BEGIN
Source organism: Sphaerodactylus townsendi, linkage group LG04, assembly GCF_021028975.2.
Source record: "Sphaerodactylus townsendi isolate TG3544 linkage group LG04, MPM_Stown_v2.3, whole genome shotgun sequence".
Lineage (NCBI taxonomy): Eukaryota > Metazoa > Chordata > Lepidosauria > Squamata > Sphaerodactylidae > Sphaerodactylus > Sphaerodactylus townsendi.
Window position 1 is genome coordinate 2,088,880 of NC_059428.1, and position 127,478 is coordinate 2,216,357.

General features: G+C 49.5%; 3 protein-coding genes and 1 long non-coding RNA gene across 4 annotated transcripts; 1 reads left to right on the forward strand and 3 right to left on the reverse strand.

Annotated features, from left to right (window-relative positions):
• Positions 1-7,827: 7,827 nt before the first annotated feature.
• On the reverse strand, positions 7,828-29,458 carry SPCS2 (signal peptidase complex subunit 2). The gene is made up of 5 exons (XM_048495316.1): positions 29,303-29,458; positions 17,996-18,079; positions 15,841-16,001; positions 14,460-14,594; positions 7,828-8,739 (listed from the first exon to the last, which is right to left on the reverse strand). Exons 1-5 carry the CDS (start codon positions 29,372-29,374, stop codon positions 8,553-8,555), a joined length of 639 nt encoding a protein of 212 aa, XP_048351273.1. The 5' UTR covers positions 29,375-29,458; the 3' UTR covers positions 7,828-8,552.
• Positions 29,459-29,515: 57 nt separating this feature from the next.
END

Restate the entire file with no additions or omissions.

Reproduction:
Source organism: Sphaerodactylus townsendi, linkage group LG04, assembly GCF_021028975.2.
Source record: "Sphaerodactylus townsendi isolate TG3544 linkage group LG04, MPM_Stown_v2.3, whole genome shotgun sequence".
Lineage (NCBI taxonomy): Eukaryota > Metazoa > Chordata > Lepidosauria > Squamata > Sphaerodactylidae > Sphaerodactylus > Sphaerodactylus townsendi.
Window position 1 is genome coordinate 2,088,880 of NC_059428.1, and position 127,478 is coordinate 2,216,357.

General features: G+C 49.5%; 3 protein-coding genes and 1 long non-coding RNA gene across 4 annotated transcripts; 1 reads left to right on the forward strand and 3 right to left on the reverse strand.

Annotated features, from left to right (window-relative positions):
• Positions 1-7,827: 7,827 nt before the first annotated feature.
• On the reverse strand, positions 7,828-29,458 carry SPCS2 (signal peptidase complex subunit 2). The gene is made up of 5 exons (XM_048495316.1): positions 29,303-29,458; positions 17,996-18,079; positions 15,841-16,001; positions 14,460-14,594; positions 7,828-8,739 (listed from the first exon to the last, which is right to left on the reverse strand). Exons 1-5 carry the CDS (start codon positions 29,372-29,374, stop codon positions 8,553-8,555), a joined length of 639 nt encoding a protein of 212 aa, XP_048351273.1. The 5' UTR covers positions 29,375-29,458; the 3' UTR covers positions 7,828-8,552.
• Positions 29,459-29,515: 57 nt separating this feature from the next.